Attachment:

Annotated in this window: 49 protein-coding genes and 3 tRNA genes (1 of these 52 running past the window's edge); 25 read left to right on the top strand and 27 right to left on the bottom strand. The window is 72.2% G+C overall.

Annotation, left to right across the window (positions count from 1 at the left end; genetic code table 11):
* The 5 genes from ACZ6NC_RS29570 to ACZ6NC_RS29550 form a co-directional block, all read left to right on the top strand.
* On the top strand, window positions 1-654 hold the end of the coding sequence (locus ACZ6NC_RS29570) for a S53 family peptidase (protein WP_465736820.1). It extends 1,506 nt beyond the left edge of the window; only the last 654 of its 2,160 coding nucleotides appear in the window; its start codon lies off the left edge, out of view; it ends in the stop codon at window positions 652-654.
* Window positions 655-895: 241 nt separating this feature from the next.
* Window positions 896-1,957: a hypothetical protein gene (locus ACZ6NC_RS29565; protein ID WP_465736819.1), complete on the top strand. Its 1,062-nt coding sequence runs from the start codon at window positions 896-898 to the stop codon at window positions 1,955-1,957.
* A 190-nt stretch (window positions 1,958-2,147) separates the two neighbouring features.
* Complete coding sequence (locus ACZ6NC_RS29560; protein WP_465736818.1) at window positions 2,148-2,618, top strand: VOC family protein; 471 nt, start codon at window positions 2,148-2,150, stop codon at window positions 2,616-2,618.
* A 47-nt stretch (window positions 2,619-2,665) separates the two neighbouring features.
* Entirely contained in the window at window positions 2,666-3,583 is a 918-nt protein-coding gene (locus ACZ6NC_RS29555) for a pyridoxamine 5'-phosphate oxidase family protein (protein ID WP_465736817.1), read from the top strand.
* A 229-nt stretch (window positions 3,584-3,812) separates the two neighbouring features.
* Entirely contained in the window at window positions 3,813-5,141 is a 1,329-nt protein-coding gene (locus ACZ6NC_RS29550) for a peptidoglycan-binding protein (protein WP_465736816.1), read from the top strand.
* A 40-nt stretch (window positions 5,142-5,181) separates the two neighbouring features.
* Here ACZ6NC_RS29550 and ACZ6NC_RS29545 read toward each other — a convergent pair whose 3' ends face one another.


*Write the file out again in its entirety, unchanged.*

Annotated in this window: 49 protein-coding genes and 3 tRNA genes (1 of these 52 running past the window's edge); 25 read left to right on the top strand and 27 right to left on the bottom strand. The window is 72.2% G+C overall.

Annotation, left to right across the window (positions count from 1 at the left end; genetic code table 11):
* The 5 genes from ACZ6NC_RS29570 to ACZ6NC_RS29550 form a co-directional block, all read left to right on the top strand.
* On the top strand, window positions 1-654 hold the end of the coding sequence (locus ACZ6NC_RS29570) for a S53 family peptidase (protein WP_465736820.1). It extends 1,506 nt beyond the left edge of the window; only the last 654 of its 2,160 coding nucleotides appear in the window; its start codon lies off the left edge, out of view; it ends in the stop codon at window positions 652-654.
* Window positions 655-895: 241 nt separating this feature from the next.
* Window positions 896-1,957: a hypothetical protein gene (locus ACZ6NC_RS29565; protein ID WP_465736819.1), complete on the top strand. Its 1,062-nt coding sequence runs from the start codon at window positions 896-898 to the stop codon at window positions 1,955-1,957.
* A 190-nt stretch (window positions 1,958-2,147) separates the two neighbouring features.
* Complete coding sequence (locus ACZ6NC_RS29560; protein WP_465736818.1) at window positions 2,148-2,618, top strand: VOC family protein; 471 nt, start codon at window positions 2,148-2,150, stop codon at window positions 2,616-2,618.
* A 47-nt stretch (window positions 2,619-2,665) separates the two neighbouring features.
* Entirely contained in the window at window positions 2,666-3,583 is a 918-nt protein-coding gene (locus ACZ6NC_RS29555) for a pyridoxamine 5'-phosphate oxidase family protein (protein ID WP_465736817.1), read from the top strand.
* A 229-nt stretch (window positions 3,584-3,812) separates the two neighbouring features.
* Entirely contained in the window at window positions 3,813-5,141 is a 1,329-nt protein-coding gene (locus ACZ6NC_RS29550) for a peptidoglycan-binding protein (protein WP_465736816.1), read from the top strand.
* A 40-nt stretch (window positions 5,142-5,181) separates the two neighbouring features.
* Here ACZ6NC_RS29550 and ACZ6NC_RS29545 read toward each other — a convergent pair whose 3' ends face one another.